by Austin Bay
February 8, 2011
This week, the Pentagon published a national military
strategy document, its first revision since 2004.
"The National Military Strategy, 2011" (NMS 2011)
begins with the assertion that the U.S. has reached a "strategic
inflection point." Economic and information interconnectedness and what
are euphemistically described as "ongoing shifts in relative power" (meaning
comparative power among nation states) have produced this strategic change in
The assertion is debatable. NMS 2011's own survey of the
international order and disorder regurgitates what we already know about the
complex and convoluted strategic environment that emerged after the end of the
Cold War. That was the real inflection point, the big change in direction --
economically, ideologically and structurally -- with which the world continues
As the Cold War receded, and Russia's empire and influence
melted, literally hundreds of old historical, tribal and religious conflicts
reappeared. Commentators called it the multipolar world with state and
non-state actors. The Internet Age NMS- 2011 substitutes the term "multi-nodal."
By 1989, the year the Berlin Wall cracked, China had already
acknowledged the failure of the communist economic model. India, too, began to
shed its statist economic shackles. NMS 2011 notes the consequence, two decades
later, when it says, obliquely, "There exist in Asia two rising global
powers and a large number of consequential regional powers."
NMS 2011 pegs intense urbanization as a gritty geo-strategic
issue, but that has been a global trend since at least the mid-20th century.
Weapons of Mass Destruction (WMD) proliferation has been a worry since the
1950s -- arguably since World War I, when considering chemical weapons. NMS
2011 says, "State-sponsored and non-state actors complicate deterrence and
accountability by extending their reach through advanced technologies that were
once solely the domain of states." That paraphrases Martin Van Creveld,
circa 1989. In 1993, a non-state actor, al-Qaida, attacked the World Trade
Center. Al-Qaida believed Islam-inspired militancy in Afghanistan had brought
down the U.S.S.R. Time to tackle the U.S.A.
NMS 2011 doesn't really identify America's enemies, either,
beyond al-Qaida militants and nods at North Korean and Iranian troublemaking.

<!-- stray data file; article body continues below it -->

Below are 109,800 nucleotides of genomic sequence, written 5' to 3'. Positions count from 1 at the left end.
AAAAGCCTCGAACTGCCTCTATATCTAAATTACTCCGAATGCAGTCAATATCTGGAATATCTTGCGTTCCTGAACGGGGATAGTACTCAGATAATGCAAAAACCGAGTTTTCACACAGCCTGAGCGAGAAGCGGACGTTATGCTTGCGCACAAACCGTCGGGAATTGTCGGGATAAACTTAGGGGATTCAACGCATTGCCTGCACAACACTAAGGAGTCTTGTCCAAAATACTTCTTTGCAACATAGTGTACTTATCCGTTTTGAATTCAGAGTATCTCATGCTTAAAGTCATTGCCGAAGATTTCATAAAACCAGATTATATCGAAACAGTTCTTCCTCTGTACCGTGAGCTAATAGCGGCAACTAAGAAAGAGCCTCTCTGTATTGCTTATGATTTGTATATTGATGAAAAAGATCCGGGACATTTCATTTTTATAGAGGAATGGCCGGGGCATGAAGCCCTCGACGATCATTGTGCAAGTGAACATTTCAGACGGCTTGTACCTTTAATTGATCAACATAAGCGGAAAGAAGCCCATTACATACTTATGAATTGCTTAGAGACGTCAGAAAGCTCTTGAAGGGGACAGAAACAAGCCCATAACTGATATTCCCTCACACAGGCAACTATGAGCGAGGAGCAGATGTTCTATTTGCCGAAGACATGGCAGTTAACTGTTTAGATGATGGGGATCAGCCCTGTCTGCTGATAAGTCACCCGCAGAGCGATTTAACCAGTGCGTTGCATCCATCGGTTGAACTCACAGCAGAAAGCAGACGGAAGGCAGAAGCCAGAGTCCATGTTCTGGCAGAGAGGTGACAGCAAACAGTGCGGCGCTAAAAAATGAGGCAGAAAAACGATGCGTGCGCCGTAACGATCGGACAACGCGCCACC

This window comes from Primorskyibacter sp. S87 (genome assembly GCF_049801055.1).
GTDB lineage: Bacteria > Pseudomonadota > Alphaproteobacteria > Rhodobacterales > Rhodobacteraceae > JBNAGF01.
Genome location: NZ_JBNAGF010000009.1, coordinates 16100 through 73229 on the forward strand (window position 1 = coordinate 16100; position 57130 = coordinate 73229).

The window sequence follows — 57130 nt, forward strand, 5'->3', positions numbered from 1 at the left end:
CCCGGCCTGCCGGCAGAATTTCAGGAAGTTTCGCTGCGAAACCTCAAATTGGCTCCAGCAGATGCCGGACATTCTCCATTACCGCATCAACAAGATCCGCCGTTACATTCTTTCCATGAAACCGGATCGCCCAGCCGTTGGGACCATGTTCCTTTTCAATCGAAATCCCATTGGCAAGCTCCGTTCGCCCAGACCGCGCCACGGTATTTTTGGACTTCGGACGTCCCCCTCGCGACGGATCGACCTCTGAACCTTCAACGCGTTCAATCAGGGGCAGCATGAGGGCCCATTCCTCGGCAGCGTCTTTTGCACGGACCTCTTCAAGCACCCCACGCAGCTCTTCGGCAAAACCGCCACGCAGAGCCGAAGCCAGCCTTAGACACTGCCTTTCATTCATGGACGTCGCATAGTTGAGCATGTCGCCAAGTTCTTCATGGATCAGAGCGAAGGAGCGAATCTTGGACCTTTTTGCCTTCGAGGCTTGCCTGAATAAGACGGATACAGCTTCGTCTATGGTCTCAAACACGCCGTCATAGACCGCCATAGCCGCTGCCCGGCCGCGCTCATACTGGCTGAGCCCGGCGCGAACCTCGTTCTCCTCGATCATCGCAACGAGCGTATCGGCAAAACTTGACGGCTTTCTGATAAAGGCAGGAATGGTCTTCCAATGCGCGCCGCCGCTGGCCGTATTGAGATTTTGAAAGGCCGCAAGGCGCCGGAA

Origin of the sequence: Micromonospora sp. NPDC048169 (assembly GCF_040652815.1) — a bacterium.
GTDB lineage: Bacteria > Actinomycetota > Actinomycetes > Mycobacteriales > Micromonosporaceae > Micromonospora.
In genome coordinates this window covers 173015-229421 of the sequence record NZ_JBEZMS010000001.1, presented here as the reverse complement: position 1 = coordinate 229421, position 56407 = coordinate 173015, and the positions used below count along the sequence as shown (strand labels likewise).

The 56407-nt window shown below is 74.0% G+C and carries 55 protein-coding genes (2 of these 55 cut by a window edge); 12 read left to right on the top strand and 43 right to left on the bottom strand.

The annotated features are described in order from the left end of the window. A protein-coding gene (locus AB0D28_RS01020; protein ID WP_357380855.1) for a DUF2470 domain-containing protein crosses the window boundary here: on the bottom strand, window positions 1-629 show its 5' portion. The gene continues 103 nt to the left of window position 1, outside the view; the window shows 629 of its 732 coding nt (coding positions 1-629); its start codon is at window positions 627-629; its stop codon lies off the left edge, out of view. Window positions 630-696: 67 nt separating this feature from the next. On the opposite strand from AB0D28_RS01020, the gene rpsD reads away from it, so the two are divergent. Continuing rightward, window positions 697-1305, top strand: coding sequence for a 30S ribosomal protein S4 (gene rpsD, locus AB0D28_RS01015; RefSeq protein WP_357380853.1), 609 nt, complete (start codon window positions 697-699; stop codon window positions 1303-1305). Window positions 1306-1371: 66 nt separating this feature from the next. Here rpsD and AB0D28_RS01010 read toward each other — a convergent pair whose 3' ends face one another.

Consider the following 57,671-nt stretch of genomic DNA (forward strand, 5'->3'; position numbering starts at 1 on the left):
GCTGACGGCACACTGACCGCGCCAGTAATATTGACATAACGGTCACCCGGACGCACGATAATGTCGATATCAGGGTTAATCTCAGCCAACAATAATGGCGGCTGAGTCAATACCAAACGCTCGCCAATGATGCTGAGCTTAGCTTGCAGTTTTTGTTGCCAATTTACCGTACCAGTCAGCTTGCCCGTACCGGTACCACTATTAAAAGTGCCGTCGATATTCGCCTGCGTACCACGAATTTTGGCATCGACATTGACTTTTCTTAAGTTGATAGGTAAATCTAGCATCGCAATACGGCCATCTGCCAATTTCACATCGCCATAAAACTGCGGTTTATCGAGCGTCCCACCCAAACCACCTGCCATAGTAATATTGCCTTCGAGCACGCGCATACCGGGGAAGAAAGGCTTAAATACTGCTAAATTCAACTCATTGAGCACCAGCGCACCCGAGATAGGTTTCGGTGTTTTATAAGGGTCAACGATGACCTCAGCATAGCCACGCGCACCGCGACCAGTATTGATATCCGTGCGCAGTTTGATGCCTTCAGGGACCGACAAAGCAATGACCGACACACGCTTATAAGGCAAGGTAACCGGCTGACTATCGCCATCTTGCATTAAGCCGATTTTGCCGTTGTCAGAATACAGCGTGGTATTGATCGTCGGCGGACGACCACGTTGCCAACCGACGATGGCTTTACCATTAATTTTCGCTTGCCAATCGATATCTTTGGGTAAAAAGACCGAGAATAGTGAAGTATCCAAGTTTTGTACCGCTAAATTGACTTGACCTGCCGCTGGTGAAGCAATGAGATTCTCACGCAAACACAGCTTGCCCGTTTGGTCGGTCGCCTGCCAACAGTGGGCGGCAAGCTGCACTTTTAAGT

Identifying the enemy has been difficult since the George H.W. Bush administration.
When Bush presented his Cold War defense budget, the hideous Helen Thomas
badgered President Bush to name the enemy. He said insecurity and instability,
a competent impromptu answer for which she ridiculed him.
So what's the point of NMS 2011? The Joint Chiefs of Staff
have seen the recession, know tight budgets are inevitable and are providing
planning guidance for a decade of economic retrenchment in a dangerous world.
Their guidance reflects a classic military principle, "economy of force,"
which means employing all available power in the most effective, practical way.
To put it colloquially, if you can get there by walking, do it, and don't pay
for the bus.
The document also advocates a comprehensive approach to
long-term planning -- with an eye on effectiveness -- which is just common
sense, and also nothing new. Heavens, Donald Rumsfeld supported the concept of
Unified Action (i.e., coordinating and synchronizing every "tool of
power" America possesses to achieve a political end). For decades, the
U.S. military has used the acronym "DIME" to describe the four most
basic elements of national power: "Diplomatic,"
"Information," "Military" and "Economic" power.
Crafting then conducting policy to achieve a goal so that diplomacy, economic
power, military power and information power (both the ability to communicate
and to gather intelligence) reinforce one another is the acme of statesmanship.
NMS 2011 is steeped in the language of fiscal constraint and
DIME. "Our Nation's security and prosperity are inseparable." As
budgets shrink, leaders "must ... make difficult choices between current
and future challenges." DIME appears on page one: U.S. foreign policy must
"employ an adaptive blend of diplomacy, development (i.e., economic
assistance and investment) and defense." We "must continuously adapt
our approaches to how we exercise power" and use "the full spectrum
of power to defend our national interests and advance international security
That's old wine served in a new skin, in an era when the old
wallet is dangerously thin. Preaching it, however, is easy. Achieving it
without loss of lives and treasure is all too rare.